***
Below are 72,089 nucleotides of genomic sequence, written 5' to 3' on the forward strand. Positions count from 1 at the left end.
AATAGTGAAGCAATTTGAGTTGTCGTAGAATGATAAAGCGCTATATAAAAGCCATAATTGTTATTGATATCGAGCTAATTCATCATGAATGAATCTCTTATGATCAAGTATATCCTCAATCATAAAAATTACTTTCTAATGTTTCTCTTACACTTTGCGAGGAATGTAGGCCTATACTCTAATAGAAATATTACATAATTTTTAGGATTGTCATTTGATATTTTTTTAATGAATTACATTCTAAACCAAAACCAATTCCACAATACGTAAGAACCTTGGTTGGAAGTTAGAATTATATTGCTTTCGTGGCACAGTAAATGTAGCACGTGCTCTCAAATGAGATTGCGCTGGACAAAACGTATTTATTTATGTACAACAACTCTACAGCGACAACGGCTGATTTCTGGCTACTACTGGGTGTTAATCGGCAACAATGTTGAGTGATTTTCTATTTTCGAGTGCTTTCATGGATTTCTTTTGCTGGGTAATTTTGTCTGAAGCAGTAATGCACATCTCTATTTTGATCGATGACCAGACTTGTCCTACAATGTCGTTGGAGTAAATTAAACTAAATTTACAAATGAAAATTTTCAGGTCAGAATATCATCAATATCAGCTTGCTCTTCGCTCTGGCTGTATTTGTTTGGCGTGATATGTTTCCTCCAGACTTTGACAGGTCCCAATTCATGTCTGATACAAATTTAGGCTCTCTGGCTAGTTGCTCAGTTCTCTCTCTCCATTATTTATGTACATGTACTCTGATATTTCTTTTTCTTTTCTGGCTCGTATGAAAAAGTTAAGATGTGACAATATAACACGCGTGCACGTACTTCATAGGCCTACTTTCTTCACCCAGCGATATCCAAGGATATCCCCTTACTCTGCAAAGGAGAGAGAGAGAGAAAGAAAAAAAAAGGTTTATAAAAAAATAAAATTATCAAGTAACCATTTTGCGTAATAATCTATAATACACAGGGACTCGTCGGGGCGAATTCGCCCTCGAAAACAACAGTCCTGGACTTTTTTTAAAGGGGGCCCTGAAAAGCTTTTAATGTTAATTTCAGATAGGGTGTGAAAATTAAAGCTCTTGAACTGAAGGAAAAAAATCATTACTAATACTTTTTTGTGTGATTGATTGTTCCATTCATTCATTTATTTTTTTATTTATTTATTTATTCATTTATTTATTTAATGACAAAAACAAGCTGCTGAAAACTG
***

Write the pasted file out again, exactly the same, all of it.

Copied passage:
Below are 72,089 nucleotides of genomic sequence, written 5' to 3' on the forward strand. Positions count from 1 at the left end.
AATAGTGAAGCAATTTGAGTTGTCGTAGAATGATAAAGCGCTATATAAAAGCCATAATTGTTATTGATATCGAGCTAATTCATCATGAATGAATCTCTTATGATCAAGTATATCCTCAATCATAAAAATTACTTTCTAATGTTTCTCTTACACTTTGCGAGGAATGTAGGCCTATACTCTAATAGAAATATTACATAATTTTTAGGATTGTCATTTGATATTTTTTTAATGAATTACATTCTAAACCAAAACCAATTCCACAATACGTAAGAACCTTGGTTGGAAGTTAGAATTATATTGCTTTCGTGGCACAGTAAATGTAGCACGTGCTCTCAAATGAGATTGCGCTGGACAAAACGTATTTATTTATGTACAACAACTCTACAGCGACAACGGCTGATTTCTGGCTACTACTGGGTGTTAATCGGCAACAATGTTGAGTGATTTTCTATTTTCGAGTGCTTTCATGGATTTCTTTTGCTGGGTAATTTTGTCTGAAGCAGTAATGCACATCTCTATTTTGATCGATGACCAGACTTGTCCTACAATGTCGTTGGAGTAAATTAAACTAAATTTACAAATGAAAATTTTCAGGTCAGAATATCATCAATATCAGCTTGCTCTTCGCTCTGGCTGTATTTGTTTGGCGTGATATGTTTCCTCCAGACTTTGACAGGTCCCAATTCATGTCTGATACAAATTTAGGCTCTCTGGCTAGTTGCTCAGTTCTCTCTCTCCATTATTTATGTACATGTACTCTGATATTTCTTTTTCTTTTCTGGCTCGTATGAAAAAGTTAAGATGTGACAATATAACACGCGTGCACGTACTTCATAGGCCTACTTTCTTCACCCAGCGATATCCAAGGATATCCCCTTACTCTGCAAAGGAGAGAGAGAGAGAAAGAAAAAAAAAGGTTTATAAAAAAATAAAATTATCAAGTAACCATTTTGCGTAATAATCTATAATACACAGGGACTCGTCGGGGCGAATTCGCCCTCGAAAACAACAGTCCTGGACTTTTTTTAAAGGGGGCCCTGAAAAGCTTTTAATGTTAATTTCAGATAGGGTGTGAAAATTAAAGCTCTTGAACTGAAGGAAAAAAATCATTACTAATACTTTTTTGTGTGATTGATTGTTCCATTCATTCATTTATTTTTTTATTTATTTATTTATTCATTTATTTATTTAATGACAAAAACAAGCTGCTGAAAACTG